“What matters is passion and the devotion” and also “sincerity and fullness of being”. Without this, for Glassie, no art work can claim authenticity. The film itself stands as a realisation of this sincerity and fullness of being. Over the last 50 years the celebrated American Folklorist Henry Glassie has been writing in-depth studies of communities and their art.  Inspired by the writings and ideas of Glassie – ‘Field Work’ is an immersive and meditative documentary set among the rituals and rhythms of working artists across Brazil, Turkey, North Carolina and Ireland.  The process of making something out of raw materials is luminously manifested in sequences which reflect in their measured and attentive approach the actual real time process of making, of the work of hands and of the close attention the artist is bringing to the work.

HENRY GLASSIE: FIELD WORK will open at Irish cinemas in early 2021

January 18, 2018

ADIFF 2018: Irish Documentaries

The announcement of the main ADIFF programme is  just under a week away, but a taste is being given with this year’s Irish documentary line-up being released early.


Festival Director, Gráinne Humphreys said This year’s Irish documentary line-up, full of World and Irish Premieres, reveals a preoccupation with the tensions between long-held traditions and the contemporary society. These extraordinary films ask questions of what we can treasure and protect, what can be re-invented, and what we need to learn to let go of. These profound and searching documentaries give a glimpse of what’s in store when the full ADIFF programme is announced on 24th January’.

One farmer’s courageous struggle to maintain a centuries-old lifestyle in the shadow of a huge multinational is traced in the Irish Premiere of Feargal Ward’s The Lonely Battle of Thomas Reid; the walk of the Camino is re-invented as a Kerry curragh sea journey in the Irish Premiere of Dónal Ó’Céilleachair’s The Camino Voyage, featuring Brendan Begley and Glen Hansard; and Paul Duane traces a hypnotic musical journey that brings us to the earliest Western music still in existence in the World Premiere of While You Live, Shine. The survival of dissident Republican vigilantism in pockets of the North, is explored in the Irish Premiere of Sinéad O’Shea’s much-anticipated A Mother Brings Her Son to Be Shot. The Troubles also reverberate through the Irish Premiere of Donal Foreman’s The Image You Missed, which sees the filmmaker grapple with the legacy of his estranged father, Arthur MacCaig, and the decades-spanning archive of the conflict in Northern Ireland that he created.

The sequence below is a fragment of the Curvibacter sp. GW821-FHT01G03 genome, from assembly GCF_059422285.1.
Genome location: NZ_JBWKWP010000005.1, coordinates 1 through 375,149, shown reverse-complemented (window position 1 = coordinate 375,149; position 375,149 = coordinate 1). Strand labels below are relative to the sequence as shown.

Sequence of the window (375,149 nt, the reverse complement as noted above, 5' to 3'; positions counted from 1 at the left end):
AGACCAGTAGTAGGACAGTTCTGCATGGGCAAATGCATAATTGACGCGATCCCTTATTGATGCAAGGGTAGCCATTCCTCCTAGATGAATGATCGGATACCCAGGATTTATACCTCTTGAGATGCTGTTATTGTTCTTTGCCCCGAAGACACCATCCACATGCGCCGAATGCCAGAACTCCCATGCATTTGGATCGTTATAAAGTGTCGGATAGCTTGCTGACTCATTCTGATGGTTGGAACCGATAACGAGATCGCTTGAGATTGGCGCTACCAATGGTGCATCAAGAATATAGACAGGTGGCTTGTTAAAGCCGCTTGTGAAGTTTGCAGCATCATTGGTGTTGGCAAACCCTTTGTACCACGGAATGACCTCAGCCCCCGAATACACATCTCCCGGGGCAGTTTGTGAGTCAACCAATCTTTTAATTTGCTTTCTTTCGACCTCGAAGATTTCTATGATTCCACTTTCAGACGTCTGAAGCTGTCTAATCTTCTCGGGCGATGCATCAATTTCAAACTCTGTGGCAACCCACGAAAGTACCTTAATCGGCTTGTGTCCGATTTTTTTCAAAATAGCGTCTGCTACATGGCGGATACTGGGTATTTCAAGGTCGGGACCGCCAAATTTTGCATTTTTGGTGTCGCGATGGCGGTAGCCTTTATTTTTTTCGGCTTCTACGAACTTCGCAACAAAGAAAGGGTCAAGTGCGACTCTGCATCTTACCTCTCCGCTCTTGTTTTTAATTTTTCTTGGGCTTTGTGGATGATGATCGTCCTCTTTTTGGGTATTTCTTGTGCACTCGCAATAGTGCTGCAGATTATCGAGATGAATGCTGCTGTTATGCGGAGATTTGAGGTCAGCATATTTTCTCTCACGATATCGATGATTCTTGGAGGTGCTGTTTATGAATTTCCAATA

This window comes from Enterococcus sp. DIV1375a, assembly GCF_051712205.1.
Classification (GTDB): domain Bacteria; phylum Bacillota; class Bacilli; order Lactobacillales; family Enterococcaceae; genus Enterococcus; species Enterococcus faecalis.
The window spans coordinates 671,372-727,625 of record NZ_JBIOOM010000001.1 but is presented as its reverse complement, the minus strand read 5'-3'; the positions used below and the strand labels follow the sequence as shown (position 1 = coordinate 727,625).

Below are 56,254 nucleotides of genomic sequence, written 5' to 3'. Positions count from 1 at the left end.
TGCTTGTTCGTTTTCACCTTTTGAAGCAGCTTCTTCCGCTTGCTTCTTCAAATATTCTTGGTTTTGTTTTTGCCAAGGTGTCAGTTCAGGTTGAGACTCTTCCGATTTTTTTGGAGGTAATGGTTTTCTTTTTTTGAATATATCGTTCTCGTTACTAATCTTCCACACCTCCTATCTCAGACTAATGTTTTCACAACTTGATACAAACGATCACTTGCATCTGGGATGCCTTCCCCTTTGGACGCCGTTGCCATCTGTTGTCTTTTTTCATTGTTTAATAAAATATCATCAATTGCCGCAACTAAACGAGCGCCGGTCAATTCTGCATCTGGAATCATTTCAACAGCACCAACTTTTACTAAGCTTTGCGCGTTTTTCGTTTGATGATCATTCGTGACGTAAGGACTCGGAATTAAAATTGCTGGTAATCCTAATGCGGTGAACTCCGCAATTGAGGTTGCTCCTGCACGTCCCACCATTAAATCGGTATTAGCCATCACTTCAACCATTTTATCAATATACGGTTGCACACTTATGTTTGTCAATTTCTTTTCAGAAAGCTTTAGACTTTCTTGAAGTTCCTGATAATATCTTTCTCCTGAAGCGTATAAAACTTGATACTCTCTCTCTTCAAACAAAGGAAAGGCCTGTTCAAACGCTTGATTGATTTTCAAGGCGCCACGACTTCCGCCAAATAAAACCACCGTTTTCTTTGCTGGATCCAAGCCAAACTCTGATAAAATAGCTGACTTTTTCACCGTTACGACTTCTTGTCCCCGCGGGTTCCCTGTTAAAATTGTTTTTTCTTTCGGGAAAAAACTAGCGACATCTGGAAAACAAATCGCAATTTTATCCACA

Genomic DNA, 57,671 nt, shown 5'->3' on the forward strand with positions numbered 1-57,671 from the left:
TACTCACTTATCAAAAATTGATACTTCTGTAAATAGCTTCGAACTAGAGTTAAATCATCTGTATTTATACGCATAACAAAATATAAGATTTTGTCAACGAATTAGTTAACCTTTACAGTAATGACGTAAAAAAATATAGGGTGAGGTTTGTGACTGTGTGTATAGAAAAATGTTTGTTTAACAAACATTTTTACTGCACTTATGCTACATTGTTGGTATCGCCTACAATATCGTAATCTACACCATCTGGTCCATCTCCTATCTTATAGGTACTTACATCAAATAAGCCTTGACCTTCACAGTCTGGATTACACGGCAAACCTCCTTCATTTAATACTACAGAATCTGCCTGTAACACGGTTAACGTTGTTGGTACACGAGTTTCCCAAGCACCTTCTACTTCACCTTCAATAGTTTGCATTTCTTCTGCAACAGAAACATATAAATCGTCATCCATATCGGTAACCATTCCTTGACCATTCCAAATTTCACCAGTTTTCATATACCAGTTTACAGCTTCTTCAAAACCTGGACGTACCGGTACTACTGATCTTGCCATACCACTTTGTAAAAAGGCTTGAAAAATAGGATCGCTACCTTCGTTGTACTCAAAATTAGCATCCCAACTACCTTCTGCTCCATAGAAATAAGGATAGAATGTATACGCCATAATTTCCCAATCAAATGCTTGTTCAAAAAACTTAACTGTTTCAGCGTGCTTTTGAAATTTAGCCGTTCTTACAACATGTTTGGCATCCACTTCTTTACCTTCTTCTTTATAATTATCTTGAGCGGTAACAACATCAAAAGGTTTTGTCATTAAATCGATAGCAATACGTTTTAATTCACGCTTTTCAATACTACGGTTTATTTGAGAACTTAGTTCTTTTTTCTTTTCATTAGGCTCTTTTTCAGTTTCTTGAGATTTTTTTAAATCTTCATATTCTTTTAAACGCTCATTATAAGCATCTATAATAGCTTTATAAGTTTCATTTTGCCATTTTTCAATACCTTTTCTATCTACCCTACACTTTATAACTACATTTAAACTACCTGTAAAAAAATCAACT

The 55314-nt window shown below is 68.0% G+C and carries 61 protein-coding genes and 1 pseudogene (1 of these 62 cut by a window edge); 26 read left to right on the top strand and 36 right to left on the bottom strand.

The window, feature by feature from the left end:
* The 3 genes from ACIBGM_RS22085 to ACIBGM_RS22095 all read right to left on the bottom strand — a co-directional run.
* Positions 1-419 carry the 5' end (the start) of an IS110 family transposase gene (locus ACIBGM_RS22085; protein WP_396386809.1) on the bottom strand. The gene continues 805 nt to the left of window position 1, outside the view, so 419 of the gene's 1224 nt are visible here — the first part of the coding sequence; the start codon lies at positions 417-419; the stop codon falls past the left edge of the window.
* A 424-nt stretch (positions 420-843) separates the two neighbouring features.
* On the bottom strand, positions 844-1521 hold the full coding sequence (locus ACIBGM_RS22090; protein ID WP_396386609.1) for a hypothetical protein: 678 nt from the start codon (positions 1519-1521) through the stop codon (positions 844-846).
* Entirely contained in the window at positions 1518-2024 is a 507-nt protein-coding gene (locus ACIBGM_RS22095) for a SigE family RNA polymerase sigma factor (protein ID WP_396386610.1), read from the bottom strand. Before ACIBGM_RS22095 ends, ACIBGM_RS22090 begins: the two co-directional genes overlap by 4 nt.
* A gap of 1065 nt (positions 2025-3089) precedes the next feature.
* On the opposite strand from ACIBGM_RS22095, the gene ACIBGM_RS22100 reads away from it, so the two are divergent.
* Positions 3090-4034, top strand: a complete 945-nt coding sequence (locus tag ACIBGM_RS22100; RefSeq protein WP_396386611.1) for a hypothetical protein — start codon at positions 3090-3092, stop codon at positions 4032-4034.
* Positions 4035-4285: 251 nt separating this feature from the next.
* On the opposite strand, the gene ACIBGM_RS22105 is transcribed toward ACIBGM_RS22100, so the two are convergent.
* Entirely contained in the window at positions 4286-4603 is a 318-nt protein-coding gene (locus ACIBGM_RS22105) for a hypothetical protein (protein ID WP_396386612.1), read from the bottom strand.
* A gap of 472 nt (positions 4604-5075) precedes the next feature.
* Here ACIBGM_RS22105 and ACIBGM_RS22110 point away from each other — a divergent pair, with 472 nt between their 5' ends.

Each year the Arts Council’s Reel Art scheme, in association with ADIFF and Filmbase, commissions two films that offer filmmakers a chance to make highly creative, imaginative, and experimental documentaries on an artistic theme. Receiving their World Premieres at this year’s festival in the IFI are Rouzbeh Rashidi’s Phantom Islands, a visceral exploration of the boundaries between documentary and fiction, and Niall McCann’s reflective encounter with Irish musician and artist Adrian Crowley in The Science of Ghosts. Finally major Irish filmmaker Pat Collins returns to the documentary form with Twilight, a beautiful evocation of the end of day that was filmed over two years in Baltimore, West Cork.

Tickets for the Irish documentaries at ADIFF are available now at (www.diff.ie or 01 687 7974).

Season Tickets are also now on sale alongside tickets for the Fantastic Flix young people’s programme, the Paul Schrader season, the Surprise Film, Immersive Stories: Conference and Exhibition, and the silent film presentations in association with the San Francisco Silent Film Festival. The full ADIFF Programme will be released on Jan 24th.

Irish Documentaries at ADIFF 2018 – Schedule

Saturday 24th February
18.30 The Lonely Battle of Thomas Reid   Lighthouse 1
Filmmaker in attendance: Feargal Ward

Monday 26th February
18.30 The Science of Ghosts   IFI
Filmmaker in attendance: Niall McCann

Tuesday 27th February
18.30 Phantom Islands   IFI
In attendance: Rouzbeh Rashidi

Wednesday 28th February
17.50 Twilight   Lighthouse 2
In attendance: Pat Collins

18.45 While You Live, Shine   Lighthouse 2
In attendance: Paul Duane

Thursday 1st March
18.15 The Image You Missed   Lighthouse 2
In attendance: Donal Foreman

Friday 2nd March
18.15 The Camino Voyage   IFI
In attendance: Dónal Ó Céilleachair

Saturday 3rd March
18.15 A Mother Brings Her Son to Be Shot   Lighthouse 1
In attendance: Sinéad O’Shea

Blog at WordPress.com.